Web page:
• One of the youngest martyrs of the Quit India Movement, Kanaklata Barua has iconic status in Assam. Barua.
  • Then 17, led the Mukti Bahini, a procession of freedom fighters to unfurl the Tricolour at Gohpur police station on September 20, 1942. When police did not let them move forward, an altercation led to firing, killing Barua at the head of the procession.
  • She had joined the Mrityu Bahini [a kind of a suicide squad] just two days before the incident. The squad strictly admitted members aged 18 and above but Kanaklata was an exception. She wanted to lead the procession and after much persuasion she was allowed to.
  •  Even as Barua fell to bullets, she did not let go of the flag. She did not want it to touch the ground. Another woman volunteer behind her — Mukunda Kakoty — came and held the flag, and she, too, was shot.

    How important is her legacy ?

  •  1940’s was a time where you saw a lot of women coming to the fore, leading processions, patriotic fervour was at its peak — and Kanaklata was a product of this time.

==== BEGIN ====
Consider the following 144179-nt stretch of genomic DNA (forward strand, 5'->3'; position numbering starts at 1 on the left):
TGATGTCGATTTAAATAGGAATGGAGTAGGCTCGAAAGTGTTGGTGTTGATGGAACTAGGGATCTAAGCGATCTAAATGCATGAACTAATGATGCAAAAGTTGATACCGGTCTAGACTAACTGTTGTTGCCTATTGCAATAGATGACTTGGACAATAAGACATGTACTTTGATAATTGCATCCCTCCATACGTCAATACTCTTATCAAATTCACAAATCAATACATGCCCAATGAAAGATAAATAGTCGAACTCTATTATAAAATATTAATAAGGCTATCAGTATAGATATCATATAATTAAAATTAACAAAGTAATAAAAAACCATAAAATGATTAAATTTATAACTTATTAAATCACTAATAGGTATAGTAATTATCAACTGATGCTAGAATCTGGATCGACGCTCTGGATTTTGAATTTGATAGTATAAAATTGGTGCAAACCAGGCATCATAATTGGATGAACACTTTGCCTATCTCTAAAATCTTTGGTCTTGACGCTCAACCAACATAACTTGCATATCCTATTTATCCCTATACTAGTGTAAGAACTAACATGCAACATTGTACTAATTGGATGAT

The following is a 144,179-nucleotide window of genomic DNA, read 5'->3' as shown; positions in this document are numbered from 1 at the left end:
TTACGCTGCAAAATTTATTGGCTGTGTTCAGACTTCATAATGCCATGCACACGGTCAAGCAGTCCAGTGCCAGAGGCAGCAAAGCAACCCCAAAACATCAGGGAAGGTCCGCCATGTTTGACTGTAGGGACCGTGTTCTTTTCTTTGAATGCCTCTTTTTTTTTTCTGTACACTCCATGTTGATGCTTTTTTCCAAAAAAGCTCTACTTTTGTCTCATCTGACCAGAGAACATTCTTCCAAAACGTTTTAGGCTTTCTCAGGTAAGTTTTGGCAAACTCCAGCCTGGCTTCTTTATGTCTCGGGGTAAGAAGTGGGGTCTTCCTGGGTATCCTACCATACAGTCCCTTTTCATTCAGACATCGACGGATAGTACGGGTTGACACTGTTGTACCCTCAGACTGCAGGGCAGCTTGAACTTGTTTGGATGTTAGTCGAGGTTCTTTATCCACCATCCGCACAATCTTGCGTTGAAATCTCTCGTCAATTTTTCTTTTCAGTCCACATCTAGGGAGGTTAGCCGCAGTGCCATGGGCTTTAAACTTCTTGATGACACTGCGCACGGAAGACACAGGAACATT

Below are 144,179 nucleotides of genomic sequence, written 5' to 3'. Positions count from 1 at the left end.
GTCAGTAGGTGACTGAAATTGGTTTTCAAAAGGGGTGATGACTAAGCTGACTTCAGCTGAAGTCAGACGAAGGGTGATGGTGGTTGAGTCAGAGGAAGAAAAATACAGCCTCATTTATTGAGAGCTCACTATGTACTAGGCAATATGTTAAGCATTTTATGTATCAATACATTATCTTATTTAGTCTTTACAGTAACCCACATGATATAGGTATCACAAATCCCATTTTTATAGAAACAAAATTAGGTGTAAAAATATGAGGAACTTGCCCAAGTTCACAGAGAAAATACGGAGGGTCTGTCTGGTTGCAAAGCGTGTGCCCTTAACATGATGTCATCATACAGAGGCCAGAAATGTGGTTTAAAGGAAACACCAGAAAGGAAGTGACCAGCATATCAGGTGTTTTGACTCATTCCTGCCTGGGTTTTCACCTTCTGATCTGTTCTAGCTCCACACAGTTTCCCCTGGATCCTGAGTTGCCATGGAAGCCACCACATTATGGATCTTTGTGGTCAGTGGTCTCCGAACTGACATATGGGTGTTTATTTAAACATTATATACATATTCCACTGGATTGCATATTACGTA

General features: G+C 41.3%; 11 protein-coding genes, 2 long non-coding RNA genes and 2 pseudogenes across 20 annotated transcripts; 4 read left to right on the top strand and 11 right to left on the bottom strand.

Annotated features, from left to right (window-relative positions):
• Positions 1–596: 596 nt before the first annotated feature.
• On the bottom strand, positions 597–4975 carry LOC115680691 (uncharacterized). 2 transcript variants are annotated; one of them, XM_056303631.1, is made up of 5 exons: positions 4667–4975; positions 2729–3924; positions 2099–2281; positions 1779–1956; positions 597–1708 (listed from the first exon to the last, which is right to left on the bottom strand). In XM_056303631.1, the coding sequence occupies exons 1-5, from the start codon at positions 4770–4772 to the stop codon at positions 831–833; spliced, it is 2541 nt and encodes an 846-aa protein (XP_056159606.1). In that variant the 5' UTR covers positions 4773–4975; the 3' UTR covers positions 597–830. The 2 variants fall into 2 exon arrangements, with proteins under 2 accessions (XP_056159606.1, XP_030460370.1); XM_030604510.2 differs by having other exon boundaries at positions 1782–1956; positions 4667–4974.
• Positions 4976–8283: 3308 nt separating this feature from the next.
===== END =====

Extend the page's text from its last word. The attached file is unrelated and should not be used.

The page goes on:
• There are schools named after her, there are two statues, there is a ship. While we see her as an icon now, people in her village hated her then — she was a rebel, who questioned patriarchy.

Defence Sector – DPP, Missions, Schemes, Security Forces, etc.

What are defence offsets ?


From UPSC perspective, the following things are important :

Prelims level : Kelkar committee and defense offset

Mains level : Procurement of defense equipments

What are defence offsets ?

  • In simplest terms, the offset is an obligation by an international player to boost India’s domestic defence industry if India is buying defence equipment from it.
  • Since defence contracts are costly, the government wants part of that money either to benefit the Indian industry, or to allow the country to gain in terms of technology.